Pepe and I were in Los Angeles this past weekend to visit our young Venezuelan friends whom we have adopted in our hearts. We went to the Huntington Library and Gardens in Pasadena, which is an amazing place. We were there for only a couple of hours, and that’s nowhere near enough for the amazing gardens, library of rare books, and art that they have, so we’ll have to go back some day.
There is an amazing and beautiful Chinese garden. The lotus flowers were in bloom. Here is my favorite picture I took of the lotus flowers. Enjoy!
Taking a walk on Mt. Tamalpais with camera in had, I saw this tiny moth, no more than a half inch or so. I had to take a lot of pictures to get one where the shutter was fast enough and the moth was still enough. To my naked eye it looked like just a tiny tan moth with no other coloring, but I know by now that the macro lens can often reveal more, and indeed it did. I love the patterns and the coloring on the wings.
Wow, I just noticed as I was about to post this that the end of the back wings look to have been damaged a little.
I tried to identify this moth in my bug guide, but could not find it. So if you know what it is, let me know!
Almost every week I hike on the mountain near my home, the beautiful Mt. Tamalpais, or “Tam” as the locals call it. Tam is the highest peak in Marin County, and because of the amazing microclimates in the Bay Area also has a broad diversity of forests and plant communities. By far my favorite places on the mountain are its redwood forests, which never cease to delight me in the grandeur and beauty. Today we hiked in the redwood forests above Muir Woods National Monument, and along the Bootjack Trail I noticed a redwood tree with this wavy pattern that I had never seen before. The closeup reveals the detail of the redwood bark, and the subtle colors if you look closely.
Such rich colors and patterns. Isn’t nature amazing!
Because my husband loves bees, and I love my husband, I take a lot of bee pictures for him. They are hard to capture with great detail because they move around so fast, but every once in a while I get a good shot. Here is one that I like, from a garden near my home. I love that you can see the individual hairs on his back!
It’s been a while since I’ve posted to the blog. Pepe and I were away for several weeks, and when we came back things got really busy. But I’m finally back at the blog now. This photos is of a caterpillar that was right next to a trail in Tennessee Valley in the spring. I’ve always loved caterpillars. I think it is an American Dagger Moth Caterpillar. Pretty cute little feller!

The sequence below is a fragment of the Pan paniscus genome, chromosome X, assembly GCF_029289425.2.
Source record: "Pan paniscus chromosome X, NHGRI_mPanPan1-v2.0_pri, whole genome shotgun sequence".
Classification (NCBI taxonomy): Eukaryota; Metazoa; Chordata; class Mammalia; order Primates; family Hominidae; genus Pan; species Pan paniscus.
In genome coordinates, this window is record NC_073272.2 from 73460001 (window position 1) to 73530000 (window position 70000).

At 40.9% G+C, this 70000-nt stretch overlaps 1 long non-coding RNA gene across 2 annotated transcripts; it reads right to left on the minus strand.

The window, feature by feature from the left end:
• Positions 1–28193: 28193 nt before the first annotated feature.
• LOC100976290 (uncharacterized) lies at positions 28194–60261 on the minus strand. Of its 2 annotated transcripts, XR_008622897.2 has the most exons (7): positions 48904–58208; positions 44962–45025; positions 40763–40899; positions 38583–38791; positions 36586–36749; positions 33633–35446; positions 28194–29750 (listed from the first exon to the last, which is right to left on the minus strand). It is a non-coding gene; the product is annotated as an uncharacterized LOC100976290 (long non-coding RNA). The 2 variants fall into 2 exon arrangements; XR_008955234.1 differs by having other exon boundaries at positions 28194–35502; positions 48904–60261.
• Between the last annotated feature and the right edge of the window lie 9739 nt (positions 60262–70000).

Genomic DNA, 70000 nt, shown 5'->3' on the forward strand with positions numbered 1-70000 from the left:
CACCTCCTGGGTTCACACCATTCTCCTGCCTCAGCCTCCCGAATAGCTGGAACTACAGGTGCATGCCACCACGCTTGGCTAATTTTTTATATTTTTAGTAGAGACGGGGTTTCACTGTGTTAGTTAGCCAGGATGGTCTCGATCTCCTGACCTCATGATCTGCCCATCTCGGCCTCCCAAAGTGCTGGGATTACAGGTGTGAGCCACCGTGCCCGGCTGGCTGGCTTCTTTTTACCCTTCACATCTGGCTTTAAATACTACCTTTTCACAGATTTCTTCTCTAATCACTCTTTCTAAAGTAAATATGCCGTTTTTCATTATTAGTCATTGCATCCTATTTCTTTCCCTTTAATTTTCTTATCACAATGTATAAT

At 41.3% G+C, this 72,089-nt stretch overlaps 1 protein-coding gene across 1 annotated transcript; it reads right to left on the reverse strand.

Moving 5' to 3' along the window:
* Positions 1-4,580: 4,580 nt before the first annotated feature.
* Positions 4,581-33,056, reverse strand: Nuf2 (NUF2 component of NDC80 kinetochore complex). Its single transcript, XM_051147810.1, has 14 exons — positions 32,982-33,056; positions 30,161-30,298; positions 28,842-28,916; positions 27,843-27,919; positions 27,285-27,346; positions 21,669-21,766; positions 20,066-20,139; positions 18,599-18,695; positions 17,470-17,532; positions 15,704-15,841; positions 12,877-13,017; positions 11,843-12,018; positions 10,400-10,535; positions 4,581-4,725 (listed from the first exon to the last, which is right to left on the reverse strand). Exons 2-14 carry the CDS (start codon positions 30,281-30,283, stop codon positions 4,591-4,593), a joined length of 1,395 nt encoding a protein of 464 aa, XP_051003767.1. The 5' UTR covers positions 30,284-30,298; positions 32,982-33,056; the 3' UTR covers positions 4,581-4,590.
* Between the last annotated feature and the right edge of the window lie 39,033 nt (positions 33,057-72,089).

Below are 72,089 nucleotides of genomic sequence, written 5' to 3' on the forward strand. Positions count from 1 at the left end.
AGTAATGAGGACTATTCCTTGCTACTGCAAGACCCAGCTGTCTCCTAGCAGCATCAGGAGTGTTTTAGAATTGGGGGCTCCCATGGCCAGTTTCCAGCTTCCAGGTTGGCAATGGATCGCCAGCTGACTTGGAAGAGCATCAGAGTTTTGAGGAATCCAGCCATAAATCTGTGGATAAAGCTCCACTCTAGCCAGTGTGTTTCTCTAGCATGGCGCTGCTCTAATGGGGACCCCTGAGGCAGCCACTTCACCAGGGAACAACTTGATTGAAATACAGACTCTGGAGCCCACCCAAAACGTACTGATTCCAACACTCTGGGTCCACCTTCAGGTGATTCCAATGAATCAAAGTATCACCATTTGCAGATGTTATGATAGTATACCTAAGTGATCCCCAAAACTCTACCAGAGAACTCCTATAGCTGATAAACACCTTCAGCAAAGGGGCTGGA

And now for something completely different! While macro photography is the intended focus (pardon the pun) of this website, it won’t be the only type of photography I will post. I think of this blog as “Details in Nature, Mostly.” Today, the other extreme. Large. Very large. Very very large!
A couple of weeks ago my husband and fellow nature lover and I went for a road trip up the coast of northern California, to see and hike in the old growth redwood forests. These are enormous trees. And I do mean enormous. They are the tallest living things on the planet, hundreds of feet tall. Sadly, the vast majority of the old growth forests that were once abundant in California are largely gone. Only a few percent remain. But those that remain are mostly protected, and the best place to see And take glorius hikes in these trees is in the forests of the Redwood National and State Parks. Here is some good information on the coastal redwoods.
Because the forest is dense, and the trees are so large, it is rarely possible to capture a photo of the trees from bottom to top. So I like to take wide views of the forest. Here is my husband amidst the forest, as in awe of the forest as I am.
I actually took this panorama photo with my iPhone. I love my Canon equipment, but I am also pretty impressed with what the iphone camera can do for a fraction of the cost of my Canon gear.
It is possible to capture a full photo of one of these giants, but it requires a LOT of special equipment and no fear of heights. National Geographic has done it, in a great photo that you can find here. If you’re interested in learning more about these redwoods, especially about the largest of the large, I highly recommend the book “The Wild Trees: A Story of Passion and Daring” by Richard Preston.
Sometimes, in fact many times, the bottom or underside of a flower is just as pretty as the top. I certainly think this is the case with this beautifully colored Chinese Lantern (Abutilon). My friend Jim and I went to the San Francisco Botanical Garden to do some flower photography a couple of months ago. It ended up being a pretty breezy morning, so it was difficult to take pictures with the plants moving in the wind. We just had to wait for those moments when the wind slowed down. I was lucky to get a quiet moment with this flower.